Do you have any thoughts on treating Bartonella? I don't have a positive test for it yet, but I have suspicions since my symptoms revolve around heart skips, chest pain, shortness of breath, conjunctivitis, and skin rashes/sensitivity.
I've read that Levaquin seems to be a popular choice, but I'm concerned about taking long term antibiotics. Any thoughts on bacterial resistance to antibiotics? And what about the tendon damage that occurs from the quinolone family? I heard something about quinolones being "black boxed" over in Europe.
Is magnesium supplementation recommended or not when taking a quinolone?
I would prefer to avoid antibiotics if I can, but maybe antibiotics is necessary?
Often Lyme patients have Bartonella species co-infections, and in some areas these occur at almost the same high incidence (30-60%) as Mycoplasma (40-70%) co-infections in Lyme Disease. Treatment can be a problem if multiple co-infections are present, and I have a table to explain the multiple treatment used by practitioners like Dr. Richard Horowitz, an expert on treating co-infections in Lyme Disease. I was going to post the table, but the format did not work out. You can find the table in one of my publications (cited below and available on our website) ProfGN
Table: Combination Treatments for Lyme Borrelia Plus Co-Infections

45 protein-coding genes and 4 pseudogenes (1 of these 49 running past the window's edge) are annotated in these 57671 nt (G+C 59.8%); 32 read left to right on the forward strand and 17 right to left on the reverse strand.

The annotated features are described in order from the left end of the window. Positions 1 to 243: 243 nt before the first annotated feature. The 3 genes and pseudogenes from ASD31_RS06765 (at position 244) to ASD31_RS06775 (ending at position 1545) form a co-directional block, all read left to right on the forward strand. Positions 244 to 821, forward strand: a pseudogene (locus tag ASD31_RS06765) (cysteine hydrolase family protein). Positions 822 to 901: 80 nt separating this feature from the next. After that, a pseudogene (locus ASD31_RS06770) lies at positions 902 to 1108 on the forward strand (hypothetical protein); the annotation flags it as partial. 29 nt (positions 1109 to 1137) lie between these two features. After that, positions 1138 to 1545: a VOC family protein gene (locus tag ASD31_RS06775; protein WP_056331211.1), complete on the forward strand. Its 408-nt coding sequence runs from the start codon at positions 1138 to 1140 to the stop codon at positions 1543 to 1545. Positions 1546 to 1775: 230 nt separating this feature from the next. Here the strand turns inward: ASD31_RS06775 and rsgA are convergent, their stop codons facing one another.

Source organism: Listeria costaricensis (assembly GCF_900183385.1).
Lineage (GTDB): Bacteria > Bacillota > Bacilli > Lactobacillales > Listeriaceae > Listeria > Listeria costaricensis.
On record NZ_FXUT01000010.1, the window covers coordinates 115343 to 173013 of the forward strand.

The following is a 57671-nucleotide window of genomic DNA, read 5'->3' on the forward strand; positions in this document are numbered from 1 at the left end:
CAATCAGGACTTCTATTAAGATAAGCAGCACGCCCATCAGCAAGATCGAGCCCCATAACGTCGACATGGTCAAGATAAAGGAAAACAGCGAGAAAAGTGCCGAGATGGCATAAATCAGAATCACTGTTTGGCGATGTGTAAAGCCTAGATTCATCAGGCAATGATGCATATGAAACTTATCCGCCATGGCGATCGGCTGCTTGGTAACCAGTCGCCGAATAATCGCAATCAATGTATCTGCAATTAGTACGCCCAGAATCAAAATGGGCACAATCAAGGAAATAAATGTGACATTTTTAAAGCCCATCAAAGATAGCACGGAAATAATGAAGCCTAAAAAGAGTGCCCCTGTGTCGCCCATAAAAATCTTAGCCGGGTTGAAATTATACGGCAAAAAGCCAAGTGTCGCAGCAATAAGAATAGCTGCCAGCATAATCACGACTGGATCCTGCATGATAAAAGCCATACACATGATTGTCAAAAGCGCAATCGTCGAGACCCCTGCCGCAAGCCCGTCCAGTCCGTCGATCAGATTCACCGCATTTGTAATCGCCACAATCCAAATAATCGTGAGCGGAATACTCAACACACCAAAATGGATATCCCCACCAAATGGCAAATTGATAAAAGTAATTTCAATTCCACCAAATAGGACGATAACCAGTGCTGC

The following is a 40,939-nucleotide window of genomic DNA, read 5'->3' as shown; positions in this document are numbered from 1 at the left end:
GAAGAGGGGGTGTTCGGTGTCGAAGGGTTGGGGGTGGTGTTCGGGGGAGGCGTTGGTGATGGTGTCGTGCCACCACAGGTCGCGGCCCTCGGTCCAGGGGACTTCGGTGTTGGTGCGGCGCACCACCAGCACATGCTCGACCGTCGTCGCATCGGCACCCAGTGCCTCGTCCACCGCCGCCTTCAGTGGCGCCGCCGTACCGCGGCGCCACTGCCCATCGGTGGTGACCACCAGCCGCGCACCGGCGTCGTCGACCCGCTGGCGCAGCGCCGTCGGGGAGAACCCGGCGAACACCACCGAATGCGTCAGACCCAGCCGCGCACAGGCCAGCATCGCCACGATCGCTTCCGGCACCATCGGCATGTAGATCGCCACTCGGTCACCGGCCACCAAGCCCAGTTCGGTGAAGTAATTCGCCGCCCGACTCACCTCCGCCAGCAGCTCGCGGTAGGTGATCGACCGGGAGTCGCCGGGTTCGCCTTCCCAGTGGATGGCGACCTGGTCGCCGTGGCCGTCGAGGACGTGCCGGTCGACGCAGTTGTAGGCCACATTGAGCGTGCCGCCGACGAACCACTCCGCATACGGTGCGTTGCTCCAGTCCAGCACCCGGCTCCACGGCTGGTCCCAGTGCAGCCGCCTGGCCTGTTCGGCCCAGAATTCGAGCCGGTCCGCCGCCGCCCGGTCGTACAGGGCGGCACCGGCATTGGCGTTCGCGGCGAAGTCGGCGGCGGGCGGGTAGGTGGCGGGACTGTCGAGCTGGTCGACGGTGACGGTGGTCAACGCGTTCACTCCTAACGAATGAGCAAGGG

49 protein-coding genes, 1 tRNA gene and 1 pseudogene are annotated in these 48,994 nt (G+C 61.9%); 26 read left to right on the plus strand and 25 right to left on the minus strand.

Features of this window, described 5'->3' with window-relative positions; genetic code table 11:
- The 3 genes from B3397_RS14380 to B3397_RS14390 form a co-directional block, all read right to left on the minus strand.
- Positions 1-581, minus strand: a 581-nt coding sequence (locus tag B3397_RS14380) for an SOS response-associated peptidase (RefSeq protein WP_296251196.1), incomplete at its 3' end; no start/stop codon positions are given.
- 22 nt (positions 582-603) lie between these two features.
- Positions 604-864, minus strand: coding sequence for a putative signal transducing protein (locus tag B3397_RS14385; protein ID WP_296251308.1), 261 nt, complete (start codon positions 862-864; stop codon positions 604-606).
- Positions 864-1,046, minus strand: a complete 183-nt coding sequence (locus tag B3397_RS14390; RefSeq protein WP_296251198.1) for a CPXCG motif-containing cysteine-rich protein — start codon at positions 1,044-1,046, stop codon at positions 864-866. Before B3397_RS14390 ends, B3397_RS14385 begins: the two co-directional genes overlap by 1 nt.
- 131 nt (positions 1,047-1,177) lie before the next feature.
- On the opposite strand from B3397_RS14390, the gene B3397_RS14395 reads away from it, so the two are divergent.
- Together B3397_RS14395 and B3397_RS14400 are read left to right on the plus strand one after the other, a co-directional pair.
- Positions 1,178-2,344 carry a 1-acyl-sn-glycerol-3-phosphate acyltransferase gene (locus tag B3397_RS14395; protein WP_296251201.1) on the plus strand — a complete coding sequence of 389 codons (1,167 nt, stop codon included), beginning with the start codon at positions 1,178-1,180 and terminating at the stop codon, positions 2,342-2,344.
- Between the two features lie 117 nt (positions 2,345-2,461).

Source: Nicolson, Townsend Letter 2007; 285:93-98.
Full publication posted at www.immed.org under Infectious Disease Research.
Sorry, I should have completed the response before hitting the post button.(I am learning here). Long term antibiotics are a concern, but less than under-treatment which can result in resistant forms growing out. Almost all of the Lyme-associated infections are slow-growing, intracellular, fairly antibiotic resistant infections, which is why long-term treatment is required. This is still the most useful approach, however, and most patients tolerate this approach. Taking specific minerals at the same time can be a problem with some antibiotics, so they should not be taken at the same time to avoid problems in antibiotic uptake. The usual rule of thumb is to take the minerals and other supplements 2 or more hr after the antibiotics. This way they won't interfere with antibiotic uptake. ProfGN
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